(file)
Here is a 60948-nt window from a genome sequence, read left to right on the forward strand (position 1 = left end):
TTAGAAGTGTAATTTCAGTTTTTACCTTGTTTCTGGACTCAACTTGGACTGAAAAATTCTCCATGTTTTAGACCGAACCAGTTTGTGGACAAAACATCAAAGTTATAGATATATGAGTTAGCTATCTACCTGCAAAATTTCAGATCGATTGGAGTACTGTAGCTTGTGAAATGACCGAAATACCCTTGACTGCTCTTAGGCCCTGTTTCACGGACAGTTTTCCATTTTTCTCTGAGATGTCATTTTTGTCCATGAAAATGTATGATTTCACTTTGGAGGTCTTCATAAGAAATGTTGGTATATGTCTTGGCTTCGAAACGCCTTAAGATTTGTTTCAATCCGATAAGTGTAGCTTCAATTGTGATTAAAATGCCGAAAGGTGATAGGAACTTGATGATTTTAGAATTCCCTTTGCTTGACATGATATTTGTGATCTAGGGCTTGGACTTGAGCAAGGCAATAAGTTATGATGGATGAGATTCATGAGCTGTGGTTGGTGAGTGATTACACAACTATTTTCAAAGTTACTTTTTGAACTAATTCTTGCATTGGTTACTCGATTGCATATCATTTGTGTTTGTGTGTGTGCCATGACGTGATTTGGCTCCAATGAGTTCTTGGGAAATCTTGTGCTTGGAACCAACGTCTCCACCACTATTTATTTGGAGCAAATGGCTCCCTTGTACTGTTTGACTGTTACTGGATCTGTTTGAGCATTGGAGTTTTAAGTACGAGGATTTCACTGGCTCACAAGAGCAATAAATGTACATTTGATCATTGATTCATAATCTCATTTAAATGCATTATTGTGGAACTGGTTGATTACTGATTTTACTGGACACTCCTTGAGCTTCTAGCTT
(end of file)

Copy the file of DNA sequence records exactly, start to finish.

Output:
Here is a 60948-nt window from a genome sequence, read left to right on the forward strand (position 1 = left end):
TTAGAAGTGTAATTTCAGTTTTTACCTTGTTTCTGGACTCAACTTGGACTGAAAAATTCTCCATGTTTTAGACCGAACCAGTTTGTGGACAAAACATCAAAGTTATAGATATATGAGTTAGCTATCTACCTGCAAAATTTCAGATCGATTGGAGTACTGTAGCTTGTGAAATGACCGAAATACCCTTGACTGCTCTTAGGCCCTGTTTCACGGACAGTTTTCCATTTTTCTCTGAGATGTCATTTTTGTCCATGAAAATGTATGATTTCACTTTGGAGGTCTTCATAAGAAATGTTGGTATATGTCTTGGCTTCGAAACGCCTTAAGATTTGTTTCAATCCGATAAGTGTAGCTTCAATTGTGATTAAAATGCCGAAAGGTGATAGGAACTTGATGATTTTAGAATTCCCTTTGCTTGACATGATATTTGTGATCTAGGGCTTGGACTTGAGCAAGGCAATAAGTTATGATGGATGAGATTCATGAGCTGTGGTTGGTGAGTGATTACACAACTATTTTCAAAGTTACTTTTTGAACTAATTCTTGCATTGGTTACTCGATTGCATATCATTTGTGTTTGTGTGTGTGCCATGACGTGATTTGGCTCCAATGAGTTCTTGGGAAATCTTGTGCTTGGAACCAACGTCTCCACCACTATTTATTTGGAGCAAATGGCTCCCTTGTACTGTTTGACTGTTACTGGATCTGTTTGAGCATTGGAGTTTTAAGTACGAGGATTTCACTGGCTCACAAGAGCAATAAATGTACATTTGATCATTGATTCATAATCTCATTTAAATGCATTATTGTGGAACTGGTTGATTACTGATTTTACTGGACACTCCTTGAGCTTCTAGCTT